MUCHA to MANGA
Knowen to me but by no means well, when the opportunity came to visit an exhibition of Mucha at the Museum of Kyoto I had to check it out. So together with my mother inlaw Masako we hit the town.
Walking Higashikata machi the museum's European frontage can't be missed. Entering into a large foyer with an eternal craft market humming away we traversed through to the refurbished modern wing of the museum, paid about 1,500 yen before heading up to the exhibition itself.
Exiting the elevator we were greeted by Mucha's work immediately. Prints hanging floor to ceiling stood guard along the entrance to the exhibition itself. Intricate, supreme art nouveau one after the other. Use of thick solid linework to draw focus on subjects that I had never seen before, use of colour that I would dream of mastering with subtle shadowing almost unnoticed. I dug into my bag for a notebook and pencil my mother inlaw grinning happily resigned that this could be a long morning.
The more I saw the more I came to realize how influential Mucha had been on modern graphic design, the psychedelic movement and Japanese manga from the 60s till today.
A bit about the man himself, Alphonse Mucha was born on 24 July 1860 in the small town of Ivancice in southern Moravia. Mucha went on to become an illustrator and graphic artist, living in Paris during the Art Nouveau period, best known for his distinctly stylized and decorative theatrical posters, particularly those of Sarah Bernhardt. He produced illustrations, advertisements, decorative panels, and designs, which became among the best-known images of the period.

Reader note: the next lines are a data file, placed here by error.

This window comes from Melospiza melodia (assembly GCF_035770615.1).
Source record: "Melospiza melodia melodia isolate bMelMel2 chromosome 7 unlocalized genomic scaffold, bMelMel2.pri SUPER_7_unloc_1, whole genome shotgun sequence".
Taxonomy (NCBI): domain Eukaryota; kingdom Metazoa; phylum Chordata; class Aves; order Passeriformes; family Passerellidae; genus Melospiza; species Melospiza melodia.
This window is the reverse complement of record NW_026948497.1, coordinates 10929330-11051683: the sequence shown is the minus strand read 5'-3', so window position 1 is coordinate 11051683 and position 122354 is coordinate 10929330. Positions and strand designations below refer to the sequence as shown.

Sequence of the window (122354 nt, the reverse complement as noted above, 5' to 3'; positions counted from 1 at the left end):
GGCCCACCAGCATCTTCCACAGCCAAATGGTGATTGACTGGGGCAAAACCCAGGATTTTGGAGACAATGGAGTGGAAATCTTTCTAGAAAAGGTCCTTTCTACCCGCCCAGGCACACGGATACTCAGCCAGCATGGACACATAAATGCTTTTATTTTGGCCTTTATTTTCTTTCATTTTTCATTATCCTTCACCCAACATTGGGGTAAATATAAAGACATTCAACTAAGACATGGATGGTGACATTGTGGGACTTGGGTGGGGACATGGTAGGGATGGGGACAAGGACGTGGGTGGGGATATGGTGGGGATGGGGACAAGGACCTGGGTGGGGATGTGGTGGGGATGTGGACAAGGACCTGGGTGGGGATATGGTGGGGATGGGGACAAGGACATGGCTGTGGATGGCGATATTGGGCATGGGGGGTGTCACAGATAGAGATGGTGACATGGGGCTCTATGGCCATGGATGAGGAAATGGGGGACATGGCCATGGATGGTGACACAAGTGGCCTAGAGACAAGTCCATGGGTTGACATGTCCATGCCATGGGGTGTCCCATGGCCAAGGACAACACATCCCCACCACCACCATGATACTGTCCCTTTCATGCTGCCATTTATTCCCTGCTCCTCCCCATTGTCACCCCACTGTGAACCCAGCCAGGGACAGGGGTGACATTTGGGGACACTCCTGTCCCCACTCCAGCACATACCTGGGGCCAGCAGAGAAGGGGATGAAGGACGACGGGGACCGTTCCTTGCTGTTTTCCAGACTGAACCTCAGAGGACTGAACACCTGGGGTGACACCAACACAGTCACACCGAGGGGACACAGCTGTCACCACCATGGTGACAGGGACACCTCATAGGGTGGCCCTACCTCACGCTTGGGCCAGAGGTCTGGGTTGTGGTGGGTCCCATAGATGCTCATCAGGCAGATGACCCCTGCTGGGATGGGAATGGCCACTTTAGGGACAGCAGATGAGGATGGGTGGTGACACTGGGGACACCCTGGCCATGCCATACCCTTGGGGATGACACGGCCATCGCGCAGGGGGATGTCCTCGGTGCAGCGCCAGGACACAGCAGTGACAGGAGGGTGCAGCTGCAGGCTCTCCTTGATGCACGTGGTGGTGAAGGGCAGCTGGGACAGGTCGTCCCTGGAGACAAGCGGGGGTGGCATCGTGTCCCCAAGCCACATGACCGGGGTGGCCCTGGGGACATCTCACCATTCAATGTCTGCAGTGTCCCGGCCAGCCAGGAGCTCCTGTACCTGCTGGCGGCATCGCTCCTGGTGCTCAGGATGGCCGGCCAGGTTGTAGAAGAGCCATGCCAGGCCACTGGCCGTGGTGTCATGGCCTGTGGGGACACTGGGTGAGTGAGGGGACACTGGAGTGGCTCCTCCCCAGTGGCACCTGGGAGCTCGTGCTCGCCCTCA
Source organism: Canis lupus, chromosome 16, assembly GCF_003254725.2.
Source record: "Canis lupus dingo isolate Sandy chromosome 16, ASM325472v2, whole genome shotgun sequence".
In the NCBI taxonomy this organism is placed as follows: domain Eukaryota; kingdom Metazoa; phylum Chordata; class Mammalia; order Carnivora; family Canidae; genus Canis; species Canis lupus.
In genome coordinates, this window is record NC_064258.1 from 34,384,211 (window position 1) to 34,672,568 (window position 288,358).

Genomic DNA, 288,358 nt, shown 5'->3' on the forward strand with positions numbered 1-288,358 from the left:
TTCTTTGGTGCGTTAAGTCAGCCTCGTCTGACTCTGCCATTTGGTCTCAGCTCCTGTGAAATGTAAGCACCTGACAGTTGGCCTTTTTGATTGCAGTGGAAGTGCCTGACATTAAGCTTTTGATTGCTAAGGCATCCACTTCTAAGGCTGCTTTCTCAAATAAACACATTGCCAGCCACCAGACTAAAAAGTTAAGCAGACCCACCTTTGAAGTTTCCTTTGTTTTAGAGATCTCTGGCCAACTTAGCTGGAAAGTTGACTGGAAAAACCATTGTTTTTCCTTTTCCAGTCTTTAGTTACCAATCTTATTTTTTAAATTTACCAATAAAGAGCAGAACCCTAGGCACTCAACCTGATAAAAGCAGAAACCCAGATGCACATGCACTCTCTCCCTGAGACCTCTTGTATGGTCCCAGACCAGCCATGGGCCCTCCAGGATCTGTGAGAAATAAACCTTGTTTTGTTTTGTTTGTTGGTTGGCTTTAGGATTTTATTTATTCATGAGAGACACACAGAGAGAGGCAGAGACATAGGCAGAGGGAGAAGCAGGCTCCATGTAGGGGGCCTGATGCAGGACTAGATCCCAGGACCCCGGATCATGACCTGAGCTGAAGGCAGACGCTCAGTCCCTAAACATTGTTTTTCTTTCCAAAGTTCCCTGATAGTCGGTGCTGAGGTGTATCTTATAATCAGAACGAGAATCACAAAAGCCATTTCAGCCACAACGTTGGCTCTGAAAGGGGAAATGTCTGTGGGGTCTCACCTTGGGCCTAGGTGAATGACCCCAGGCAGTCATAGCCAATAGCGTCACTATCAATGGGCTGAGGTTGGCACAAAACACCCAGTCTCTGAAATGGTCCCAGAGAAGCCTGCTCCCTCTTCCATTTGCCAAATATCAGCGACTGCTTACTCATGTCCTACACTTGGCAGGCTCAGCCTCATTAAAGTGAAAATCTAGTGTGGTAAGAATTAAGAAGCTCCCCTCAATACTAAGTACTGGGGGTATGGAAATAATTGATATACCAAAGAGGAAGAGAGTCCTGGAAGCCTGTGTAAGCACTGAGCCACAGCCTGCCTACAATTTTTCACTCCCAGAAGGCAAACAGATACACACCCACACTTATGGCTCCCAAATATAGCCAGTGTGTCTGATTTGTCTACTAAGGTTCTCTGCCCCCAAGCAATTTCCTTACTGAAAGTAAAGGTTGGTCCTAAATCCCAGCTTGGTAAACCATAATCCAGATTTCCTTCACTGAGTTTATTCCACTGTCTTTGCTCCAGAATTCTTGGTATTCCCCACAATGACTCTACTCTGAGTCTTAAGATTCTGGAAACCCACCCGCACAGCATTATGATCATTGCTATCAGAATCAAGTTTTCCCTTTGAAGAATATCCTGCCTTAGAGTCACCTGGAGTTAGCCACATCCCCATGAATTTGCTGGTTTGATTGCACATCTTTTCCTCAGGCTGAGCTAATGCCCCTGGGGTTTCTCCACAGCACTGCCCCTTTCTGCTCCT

Sarah Bernhardt 1896
In 1894 Mucha took Sarah Bernhardt as his muse. The poster he created was a watershed moment in the history of popular art changing both of their lives forever. Launching his star as an artist and giving her a career boost as well.
Mucha wanted his art to enhance his life, celebrations of the natural world and women.
But as a graphic artist and designer myself, it was the discovery that day of Mucha the master graphic designer that really opened my eyes. Beautiful advertising banners designed one hundred years ago that expressed a sophisticated glamorous world and defined how the world shopped in the early 20th century. From wine to soda, biscuits to chocolate Mucha brought a sense of style to the new world of advertising.
Towards the end of the exhibition before the souvenier jungle with an exit beyond, I came across a room of more modern work Jimi Hendrix posters followed by the Little river band, Led Zeppelin, Cheech and Chong, pink Floyd and Rush a gold mine of 70s psychedelic poster art.
After the past hour in the mind of Mucha, the influence of him on the psychedelic genre was so overwhelming and obvious. Seeing the birth of a style and its return after so much time was a testament to Mucha and maybe to the fact that drugs were in heavy use in both eras. Drugs and art Neuvoue seem to go hand in hand.
The same can be said for early Japanese manga of the 60s and 70s. An art nouveau style prevailed that set the design standard for the form that persists till this day. Female subjects juxtaposed with nature and these days high technology. The culture may have changed but there is something primal to the style that is universal.
An exciting day discovering an artist I thought I knew but had never really seen before.
Masako and I finished with a cafe, crepes and conversation on Mucha the father of modern graphic design.
Sub and comment......egg.